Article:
Individuals who are eligible for the Human Papillomavirus (HPV) vaccine will only require a single HPV vaccination from September following updated advice from the Joint Committee on Vaccination and Immunisation (JCVI).
The change reflects evidence building up over recent years from a range of studies from around the world that shows that a single dose of the HPV vaccine offers robust protection that is comparable to two doses. Based on the evidence, other countries, such as Australia and Scotland, have already made the move to one dose.
The HPV vaccine helps to prevent HPV related cancers from developing in boys and girls. Whilst most types of HPV are harmless, some high-risk types can lead to the development of cancers, including cervical cancer, cancers of the head and neck (mouth and throat) and cancers of the anus and genital areas.
The HPV vaccine has been part of the NHS routine vaccination schedule since 2008 and is one of the most successful in the world, with high uptake and millions of doses given.
From September 2023:
- Routine adolescent HPV immunisation programme for all children in School Year 8 (aged 12-13 years): move from two doses to one dose, offered mainly in secondary schools and includes children not in mainstream school via a community clinic delivery model.
- Girls and women up to the age of 25 who have not received a previous HPV vaccination
- Boys and men born after 1st September 2006, up to the age of 25 who have not received a previous HPV vaccination
- Eligible gay, bisexual and other men who have sex with men (GBMSM) under the age of 25: move from two doses to one dose, offered through sexual health clinics.
- Eligible GBMSM aged 25 to 45 years: remain on a two-dose schedule, offered through sexual health clinics.
- Eligible individuals who are immunosuppressed or those known to be HIV-positive: remain on a three-dose schedule.
- Catch-up: eligible individuals who started their HPV vaccination schedule and have already received one dose of the vaccine by September 2023 will be considered fully vaccinated. Those who missed out on their one dose HPV vaccine can catch up until their 25th birthday via their GP practice.
The JCVI reviewed evidence gathered over several years and ran a public consultation, with their final advice to Health Ministers on changes to the programme published in August 2022.
Similarly, the World Health Organisation’s (WHO’s) Strategic Advisory Group of Experts on Immunisation (SAGE) published a review in April 2022 which concluded that a single-dose of HPV vaccine ‘delivers solid protection against HPV’ that is comparable to a two-dose schedule.
The reviews also concluded that immunocompromised individuals, including those who are HIV positive, should continue to receive three doses as there is limited evidence regarding the efficacy of a single dose in this group.
Dr Vanessa Saliba, Immunisation Consultant Epidemiologist at the UKHSA said:
“The HPV vaccination programme is one of the most successful in the world and has dramatically lowered the rates of cervical cancer and harmful infections in both women and men – preventing many cancers and saving lives.
“The latest evidence shows that one dose provides protection as robust as two doses. This is excellent news for young people.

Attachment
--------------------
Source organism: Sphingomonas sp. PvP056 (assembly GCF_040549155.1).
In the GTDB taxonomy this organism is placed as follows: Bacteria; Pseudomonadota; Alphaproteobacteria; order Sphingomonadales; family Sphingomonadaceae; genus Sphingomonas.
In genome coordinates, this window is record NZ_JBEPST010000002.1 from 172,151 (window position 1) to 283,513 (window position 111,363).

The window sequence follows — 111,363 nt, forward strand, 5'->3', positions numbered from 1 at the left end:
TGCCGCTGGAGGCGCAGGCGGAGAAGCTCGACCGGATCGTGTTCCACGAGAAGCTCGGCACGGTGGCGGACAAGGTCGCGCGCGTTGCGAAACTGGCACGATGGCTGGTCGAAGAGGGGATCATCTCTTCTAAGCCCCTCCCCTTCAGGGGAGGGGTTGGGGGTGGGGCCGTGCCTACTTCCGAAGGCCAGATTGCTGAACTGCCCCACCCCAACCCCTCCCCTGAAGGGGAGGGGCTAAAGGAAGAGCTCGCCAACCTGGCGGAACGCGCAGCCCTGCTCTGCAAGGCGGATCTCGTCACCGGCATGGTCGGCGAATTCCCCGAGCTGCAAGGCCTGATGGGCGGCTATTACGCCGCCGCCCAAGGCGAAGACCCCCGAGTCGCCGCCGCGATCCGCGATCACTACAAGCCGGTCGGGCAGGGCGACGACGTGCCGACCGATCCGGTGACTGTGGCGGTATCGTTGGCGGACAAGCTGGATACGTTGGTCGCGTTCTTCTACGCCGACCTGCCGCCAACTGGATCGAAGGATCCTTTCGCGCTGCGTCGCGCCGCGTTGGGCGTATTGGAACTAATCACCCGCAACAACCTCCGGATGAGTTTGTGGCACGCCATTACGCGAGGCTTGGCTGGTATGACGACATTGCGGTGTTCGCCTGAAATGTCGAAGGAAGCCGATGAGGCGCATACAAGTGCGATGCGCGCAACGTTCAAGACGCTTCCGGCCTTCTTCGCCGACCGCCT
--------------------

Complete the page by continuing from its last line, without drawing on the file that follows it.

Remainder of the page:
“If you missed your HPV vaccine it is vital you get protected. Contact your school nurse, school immunisation team or GP practice to arrange an
appointment – you remain eligible to receive the vaccine until your 25th birthday.”
National Director for Screening and Vaccinations, Steve Russell, said:
“This is another step forward for our world-leading HPV vaccination programme, which saves lives by significantly reducing the risk of cervical cancer.
“With one quick HPV jab now making it simpler than ever to reduce your risk of cancers caused by the virus, it’s so important that people come forward when invited. Along with getting your HPV vaccine, it is also still vital to book in for your cervical screening appointment which checks for high-risk HPV and remains one of the best ways to protect yourself from cervical cancer.”
The NHS HPV vaccination programme in England has been shown to have dramatically lowered HPV infections and rates of cervical cancer in vaccine-eligible women, with the strongest effects seen in those offered vaccination at younger ages. HPV vaccination also protects men and women against genital warts and other cancers of the genital areas and anus, as well as some mouth and throat (head and neck) cancers. Reductions in diagnoses of genital warts to the end of 2022 have been recently reported by UKHSA.
A study published in The Lancet in 2021 found that cervical cancer rates were 87% lower in young women who had been eligible for HPV vaccination when they were aged 12 to 13 years, compared to young women who had not been offered vaccination, providing strong evidence the programme is preventing cervical cancers. Overall, the study estimated that the HPV programme had prevented about 450 cancers and 17,200 pre-cancers up to mid-2019.
The latest UKHSA report published in December 2022 on the routine adolescent HPV vaccination programme for 2021 to 2022, which is primarily delivered in schools, shows that coverage in year 8 and year 9 pupils is yet to return to pre-pandemic levels.
This story is an updated version of an article published in June 2023.